There’s an interesting story behind every Arkansas town, whether large or small. Many people recognize the histories of the better known and bigger towns in the Natural State, but even the locations with less of a population than Bentonville or Jonesboro have something notable and meaningful in their past. The histories of these towns listed are just a part of all the wonderful stories Arkansas has to tell.
The town of Magness in Independence Country is named after a prominent family, more than likely that of Colonel Morgan Magness. The Magness family was held in high esteem in the county during the pre-Civil War era. The Magness family were the largest slaveholding family in the county. However, since Independence County is a mountainous area, fewer slaves were available, leaving the Magness homestead 20 slaves.
Located in White County just north of Searcy, Letona became prominent as a stop on the Missouri and North Arkansas (M&NA) Railroad. A center of the timber industry and of agriculture, primarily fruit, Letona was first settled in 1815. The area remained largely unsetted during the 19th century. A Civil War confrontation, called the Skirmish at Big Indian Creek, was fought in the area on May 27, 1862. The Doniphan Lumber Company built a lumber mill in the vicinity of what soon would become Letona at the turn of the 20th century. A post office was constructed in 1900. A rail line was built from Seligman, Missouri, to Helena on the Mississippi River. The depot near the Doniphan Lumber Company was designated Letona, likely in honor of a railroad exective or employee. The name of the post office was changed to Letona in 1908. After the community grew more, Letona was incorporated as a town in 1911.
Located in northeast Van Buren County, Arkansas, the town of Shirley is situated along the Middle Fork of the Little Red River. A one-time railroad outpost, the 21st century community of Shirley is now geared toward agriculture as well as parks and recreation due to the river and Greers Ferry Lake.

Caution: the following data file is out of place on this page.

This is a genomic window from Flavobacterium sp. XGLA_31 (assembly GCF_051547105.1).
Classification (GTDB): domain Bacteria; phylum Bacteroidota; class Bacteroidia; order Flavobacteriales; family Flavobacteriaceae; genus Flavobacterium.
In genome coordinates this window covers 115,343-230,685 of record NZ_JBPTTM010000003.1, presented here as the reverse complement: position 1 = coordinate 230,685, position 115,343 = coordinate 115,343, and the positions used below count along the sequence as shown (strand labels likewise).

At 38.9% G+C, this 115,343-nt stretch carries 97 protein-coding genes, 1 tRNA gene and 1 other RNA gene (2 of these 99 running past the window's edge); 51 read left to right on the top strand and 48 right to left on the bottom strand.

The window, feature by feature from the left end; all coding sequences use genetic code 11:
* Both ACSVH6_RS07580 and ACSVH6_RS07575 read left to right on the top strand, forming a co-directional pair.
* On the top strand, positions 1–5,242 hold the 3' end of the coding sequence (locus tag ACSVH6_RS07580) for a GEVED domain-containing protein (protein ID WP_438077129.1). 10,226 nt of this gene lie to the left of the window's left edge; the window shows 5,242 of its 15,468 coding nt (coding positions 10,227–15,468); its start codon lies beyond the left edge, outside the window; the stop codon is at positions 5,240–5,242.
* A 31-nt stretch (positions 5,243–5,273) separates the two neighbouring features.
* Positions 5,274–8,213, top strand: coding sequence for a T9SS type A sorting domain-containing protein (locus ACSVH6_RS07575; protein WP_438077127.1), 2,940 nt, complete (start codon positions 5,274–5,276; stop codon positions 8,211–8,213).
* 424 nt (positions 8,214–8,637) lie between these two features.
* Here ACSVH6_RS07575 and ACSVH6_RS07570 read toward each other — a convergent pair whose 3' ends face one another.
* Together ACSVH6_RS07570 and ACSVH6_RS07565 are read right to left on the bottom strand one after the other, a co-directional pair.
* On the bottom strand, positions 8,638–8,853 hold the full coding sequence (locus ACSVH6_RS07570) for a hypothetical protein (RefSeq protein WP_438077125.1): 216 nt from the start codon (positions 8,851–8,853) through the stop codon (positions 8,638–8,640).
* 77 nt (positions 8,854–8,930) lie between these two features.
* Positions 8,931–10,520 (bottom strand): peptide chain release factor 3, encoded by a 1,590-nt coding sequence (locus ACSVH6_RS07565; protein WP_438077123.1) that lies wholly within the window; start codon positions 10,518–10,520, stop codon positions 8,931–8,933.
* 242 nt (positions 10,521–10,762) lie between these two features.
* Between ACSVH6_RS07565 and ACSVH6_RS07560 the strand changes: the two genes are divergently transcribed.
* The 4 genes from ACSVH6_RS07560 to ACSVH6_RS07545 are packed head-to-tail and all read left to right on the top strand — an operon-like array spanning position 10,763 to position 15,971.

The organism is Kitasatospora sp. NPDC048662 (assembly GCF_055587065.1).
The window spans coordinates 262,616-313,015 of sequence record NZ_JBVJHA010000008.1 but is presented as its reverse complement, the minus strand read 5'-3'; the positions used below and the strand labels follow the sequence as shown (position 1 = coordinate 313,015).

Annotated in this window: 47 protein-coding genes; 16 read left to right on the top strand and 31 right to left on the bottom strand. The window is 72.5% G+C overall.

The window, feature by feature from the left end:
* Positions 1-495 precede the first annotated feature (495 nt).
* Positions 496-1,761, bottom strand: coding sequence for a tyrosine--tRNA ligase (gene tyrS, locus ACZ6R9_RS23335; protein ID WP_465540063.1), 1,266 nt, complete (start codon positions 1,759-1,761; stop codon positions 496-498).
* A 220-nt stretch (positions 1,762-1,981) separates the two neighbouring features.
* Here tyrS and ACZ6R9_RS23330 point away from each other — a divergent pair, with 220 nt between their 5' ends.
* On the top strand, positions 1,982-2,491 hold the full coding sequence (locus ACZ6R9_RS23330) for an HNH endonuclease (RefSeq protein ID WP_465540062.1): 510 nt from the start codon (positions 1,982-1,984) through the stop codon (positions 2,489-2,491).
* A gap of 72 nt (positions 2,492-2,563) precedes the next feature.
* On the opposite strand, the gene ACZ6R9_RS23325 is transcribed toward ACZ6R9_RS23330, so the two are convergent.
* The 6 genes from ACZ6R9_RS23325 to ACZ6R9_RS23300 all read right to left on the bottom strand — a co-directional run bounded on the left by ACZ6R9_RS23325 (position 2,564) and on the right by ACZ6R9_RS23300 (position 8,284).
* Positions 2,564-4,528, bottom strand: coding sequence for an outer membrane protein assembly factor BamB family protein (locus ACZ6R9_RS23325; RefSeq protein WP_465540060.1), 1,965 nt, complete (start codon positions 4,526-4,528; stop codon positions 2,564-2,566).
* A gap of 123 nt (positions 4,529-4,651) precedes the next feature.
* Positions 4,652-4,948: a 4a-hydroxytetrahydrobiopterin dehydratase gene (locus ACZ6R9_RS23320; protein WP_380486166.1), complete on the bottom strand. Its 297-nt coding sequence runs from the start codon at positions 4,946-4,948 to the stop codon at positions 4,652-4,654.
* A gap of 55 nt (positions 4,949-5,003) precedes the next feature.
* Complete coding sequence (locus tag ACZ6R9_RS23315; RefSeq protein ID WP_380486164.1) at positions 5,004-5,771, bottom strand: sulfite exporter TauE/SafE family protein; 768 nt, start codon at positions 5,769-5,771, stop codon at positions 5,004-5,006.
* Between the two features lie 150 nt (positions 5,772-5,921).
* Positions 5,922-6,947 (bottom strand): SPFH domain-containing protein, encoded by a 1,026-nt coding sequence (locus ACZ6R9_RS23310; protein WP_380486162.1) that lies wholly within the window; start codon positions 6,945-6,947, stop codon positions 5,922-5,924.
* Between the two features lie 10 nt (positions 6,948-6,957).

Chidester can be found in northwestern Ouachita County. The town is another great example of the positive results of railroad construction and what it did for Arkansas. Jefferson Smith acquired land in the area that would become Chidester in 1858 and established a farm. The city was named for a prominent Camden, Arkansas resident and businessman, John T. Chidester. The city grew very quickly and was incorporated in 1906.
Located in eastern Calhoun County about five miles from the county seat of Hampton, Harrell was established as a railroad depot early in the 20th-century. To this day, the town of Harrell still maintains a working sawmill. Despite other railroad towns disappearing, Harrell stayed strong. As of 2016, Harrell hosts the sawmill and a handful of trucking firms and churches.
10. Lead Hill
A mining town once located on the upper White River, Lead Hill had to be relocated after the creation of Bull Shoals Lake. The first settler of the town arrived in 1812. Afterwards, several settlers came to the area in search of precious metals. Throughout the years of 1868 to 1872 the area continued to grow, and by 1873 papers were filed to incorporate Lead Hill as an Arkansas town.
9. Hickory Ridge
Lake Township in northwest Arkansas once included what we now know as Hickory Ridge. The town's founding can be traced to the opening of the area’s post office, which took the Hickory Ridge name on October 5, 1875. A year later, ground broke on constructing the St. Louis Southwestern Railway, crossing Arkansas from the southwestern to the northeastern corner. The railroad reached Hickory Ridge in late 1882.
8. Black Oak
Before there was the classic rock band, there was the town. Located east of Jonesboro, Black Oak began as a booming timberland and evolved into a small and thriving farming community with plenty of fertile land. In the late 1800s, the low lying land surrounding present-day Black Oak flooded often. Settlers who did come to the area found home on a rise in the timber-covered flat lands called Black Oak Ridge. The area's post office was established on February 11, 1899 and the name Black Oak did not come into use until about 1902.
7. Oil Trough